The boarded-up building that sits rotting next to the Monongahela Incline has been an eyesore on Mount Washington for the last three decades, marring the view and attracting seedy late-night activity.
Now a Chicago developer is proposing to dramatically transform the spot with an $80 million plan for a luxury hotel, condominiums, a fitness and spa facility, and a pair of restaurants overlooking the Pittsburgh skyline.
One Grandview Avenue, at the corner of Wyoming Street, would replace The Edge, a restaurant that closed in 1979. The prime location has failed to attract successful development since then, with the most notable disappointment a proposed Ritz-Carlton in the 1990s that never materialized after encountering community disapproval and financial trouble.
Before developer Steven Beemsterboer and his associates can move forward, they need approval from city officials because the building, at 19 stories, would exceed the neighborhood height limit of 100 feet. In addition, the project would cut into the Grandview Scenic Byway Park, green space that encircles Mount Washington and Duquesne Heights.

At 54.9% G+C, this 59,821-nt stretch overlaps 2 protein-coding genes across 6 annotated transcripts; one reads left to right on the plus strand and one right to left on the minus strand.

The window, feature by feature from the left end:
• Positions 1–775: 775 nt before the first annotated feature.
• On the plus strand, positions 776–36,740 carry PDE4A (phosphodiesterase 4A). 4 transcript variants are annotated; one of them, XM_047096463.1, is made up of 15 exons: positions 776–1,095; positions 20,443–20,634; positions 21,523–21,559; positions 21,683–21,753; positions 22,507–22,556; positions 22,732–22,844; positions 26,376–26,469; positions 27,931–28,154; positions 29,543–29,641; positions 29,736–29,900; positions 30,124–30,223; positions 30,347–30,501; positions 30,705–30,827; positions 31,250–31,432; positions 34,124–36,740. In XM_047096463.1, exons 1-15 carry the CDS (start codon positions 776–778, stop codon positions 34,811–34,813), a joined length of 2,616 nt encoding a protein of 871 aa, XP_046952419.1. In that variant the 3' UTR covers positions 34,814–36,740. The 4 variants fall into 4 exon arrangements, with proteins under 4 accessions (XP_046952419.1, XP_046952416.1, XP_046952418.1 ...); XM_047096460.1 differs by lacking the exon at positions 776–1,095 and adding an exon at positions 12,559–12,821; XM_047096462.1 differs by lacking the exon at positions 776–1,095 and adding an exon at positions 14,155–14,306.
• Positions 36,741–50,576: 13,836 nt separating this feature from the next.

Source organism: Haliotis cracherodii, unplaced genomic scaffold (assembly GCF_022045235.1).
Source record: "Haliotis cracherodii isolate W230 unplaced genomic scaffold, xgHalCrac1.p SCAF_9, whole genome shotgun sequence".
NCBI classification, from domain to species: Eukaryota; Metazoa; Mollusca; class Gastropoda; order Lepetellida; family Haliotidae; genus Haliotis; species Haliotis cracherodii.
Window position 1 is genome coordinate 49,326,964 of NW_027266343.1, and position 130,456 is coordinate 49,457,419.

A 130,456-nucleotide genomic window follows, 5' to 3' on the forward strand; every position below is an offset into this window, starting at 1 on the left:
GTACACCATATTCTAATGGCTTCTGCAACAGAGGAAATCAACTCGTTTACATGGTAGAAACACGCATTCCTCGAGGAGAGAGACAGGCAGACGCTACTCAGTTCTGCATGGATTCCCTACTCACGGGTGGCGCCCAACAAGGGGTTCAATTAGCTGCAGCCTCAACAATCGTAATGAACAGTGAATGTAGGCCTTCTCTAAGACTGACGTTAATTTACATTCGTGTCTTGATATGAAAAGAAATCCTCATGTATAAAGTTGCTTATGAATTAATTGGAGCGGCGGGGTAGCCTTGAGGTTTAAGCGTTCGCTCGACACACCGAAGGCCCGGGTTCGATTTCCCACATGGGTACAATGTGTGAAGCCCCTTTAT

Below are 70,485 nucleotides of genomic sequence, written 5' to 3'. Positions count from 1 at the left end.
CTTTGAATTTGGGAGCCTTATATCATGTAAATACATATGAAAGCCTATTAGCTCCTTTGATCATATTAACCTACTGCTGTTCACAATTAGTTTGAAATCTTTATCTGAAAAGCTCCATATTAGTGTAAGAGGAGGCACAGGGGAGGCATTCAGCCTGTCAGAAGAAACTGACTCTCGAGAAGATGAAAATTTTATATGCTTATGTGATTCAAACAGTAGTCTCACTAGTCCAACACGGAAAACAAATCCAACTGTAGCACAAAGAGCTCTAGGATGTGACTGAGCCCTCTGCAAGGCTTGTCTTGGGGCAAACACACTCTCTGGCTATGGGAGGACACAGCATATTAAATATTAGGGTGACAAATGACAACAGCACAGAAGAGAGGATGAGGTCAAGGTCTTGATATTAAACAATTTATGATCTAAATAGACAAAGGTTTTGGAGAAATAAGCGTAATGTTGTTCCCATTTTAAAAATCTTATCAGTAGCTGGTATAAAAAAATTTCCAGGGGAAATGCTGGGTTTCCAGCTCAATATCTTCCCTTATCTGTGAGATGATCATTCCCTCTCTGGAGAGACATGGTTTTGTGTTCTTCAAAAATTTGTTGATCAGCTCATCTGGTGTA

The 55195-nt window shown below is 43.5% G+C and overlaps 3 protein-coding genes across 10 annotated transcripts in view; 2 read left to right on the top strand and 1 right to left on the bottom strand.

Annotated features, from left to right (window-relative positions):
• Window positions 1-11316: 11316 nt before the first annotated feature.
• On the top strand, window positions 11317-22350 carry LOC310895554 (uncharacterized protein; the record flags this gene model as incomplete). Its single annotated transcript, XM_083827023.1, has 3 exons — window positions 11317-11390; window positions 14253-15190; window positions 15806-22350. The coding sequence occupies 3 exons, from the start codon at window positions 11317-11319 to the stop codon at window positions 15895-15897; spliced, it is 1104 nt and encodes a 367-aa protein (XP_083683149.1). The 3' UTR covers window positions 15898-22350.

One Grandview is full of promise and deserves support from the city Planning Commission, City Council and Mayor Luke Ravenstahl, as long as no one loses sight of the significance of its position on the summit. Its scale is large, but the building cascades to fewer floors on its eastern side and would present a bookend to the scenic stretch of Grandview Avenue, with the Trimont condominium building at the western side of the ridge.
Although One Grandview Avenue would take a slice out of the scenic byway, the developers have answered this concern by proposing walkways and stairs that would provide access to the green space protected in 2006.
The only other question mark is Mr. Beemsterboer's $10,000 contribution to Mr. Ravenstahl's re-election campaign, a gift that should not influence decisions about the project.
One Grandview would reinvigorate a plot of prime real estate that has languished in disuse for far too long, and should it fail to win approval, it could be a long time before another worthy project comes along.